Twin Peaks Season 3: Part 11

There will be SPOILERS throughout this post.

Despite my assumptions last week that Part 10 was tangential filler before our arrival at ‘the day’ for Hawk (Michael Horse) and Sheriff Frank Truman (Robert Forster) to follow the trail left by Major Briggs, Part 11 found us still two days away from that important event. No matter, for this week Mark Frost and David Lynch put together one of the tightest installments in the new season so far, which reduced focus in the main to three continuing concerns, in the process seeding new worries in our minds.

Following a beautifully shot sequence in which Miriam emerges from the brush, bloodied from her encounter with Richard Horne in Part 10, the first third of this week’s offering focused quite pleasingly on the dynamic between Shelly (Madchen Amick) her daughter Becky (Amanda Seyfried) and Shelly’s former boyfriend and now deputy Bobby Briggs (Dana Ashbrook) with a key scene taking place in Twin Peaks’ very own RR diner.

Longtime fans will likely cheer at the confirmation that Becky is indeed Bobby’s daughter and that Shelly’s last name is now Briggs, but the scene also reveals that their marriage exists very much in the past tense; that the intervening 25 years have untold stories we may never fully come to know. The genesis of this family reunion is Becky’s volatile reaction to her lowlife husband’s evident infidelity. She steals Shelly’s car, drags her poor mother halfway across the Fat Trout Trailer Park (which has clearly upped sticks from Deer Meadow), waving a gun around in the process. When her mind is set to it, Becky’s passions run at a volatile level. Witness her reckless shooting of the hotel room door (loved the camera wooshing to Becky’s eavesdropping husband Steven [Caleb Landry Jones]).

This all may seem like a minor aside to the more pressing supernatural plot that drives the show, but it adds plenty of texture to our exploration of Twin Peaks circa 2017. Seyfried gets her meatiest work yet, while those frustrated by the minor appearances from Ashbrook and Amick so far will relish getting to spend more time with these longtime favourites. Seyfried’s Becky prompted much speculation around her first appearance in Part 5 that she might prove to be this season’s Laura Palmer, but Part 11 suggests this isn’t likely to be the case.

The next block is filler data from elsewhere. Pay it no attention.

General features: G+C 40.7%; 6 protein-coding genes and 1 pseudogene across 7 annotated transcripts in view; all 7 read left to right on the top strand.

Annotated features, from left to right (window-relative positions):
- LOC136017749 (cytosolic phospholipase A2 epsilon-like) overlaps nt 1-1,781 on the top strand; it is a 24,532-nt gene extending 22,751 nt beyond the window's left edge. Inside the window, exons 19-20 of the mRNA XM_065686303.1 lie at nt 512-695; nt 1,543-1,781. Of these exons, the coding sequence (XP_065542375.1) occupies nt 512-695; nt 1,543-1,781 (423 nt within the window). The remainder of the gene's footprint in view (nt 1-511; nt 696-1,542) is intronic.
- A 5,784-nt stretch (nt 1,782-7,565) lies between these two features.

There is a hint of history repeating however, as the diner scene between the family is interrupted when Shelly abandons the sit down to arrange a rendezvous with her current beau; amateur magician and drug dealing psychopath Red (Balthazar Getty). The knack for picking bad apples doesn’t just run in the family; it’s evidently a habit Shelly herself is far from breaking. This reveal spells trouble for Shelly and places the character in harm’s way where previously she seemed safe. Time will tell.

Nor was this the only notable interruption during this family reunion. Accidental gunshots from a car stuck in traffic bring the conversation to an unexpected halt as Bobby puts on his Deputy hat and maintains order on the road. Lynch’s fondness for the warped comedy that can be wrangled from repetition is evidenced again here as a fraught driver repeatedly blasts her horn. Things get weirder when Bobby confronts her and she starts screaming intermittently, her voice recalling the blurts of the horn. Even stranger is the cause of her screams; a child passenger in the car who begins vomiting beside her as Bobby watches, baffled. I feel like this scene will likely have no follow-up and will remain one of the most oddball diversions of Season Three, but it’s another interesting case of Lynch alerting us to wonky relationships across familial generations (remember “119”?). Generation gaps are key this season, and its obvious why Lynch and Frost would choose to acknowledge this. Frequently the past and the present struggle to reconcile even as they are intrinsically connected.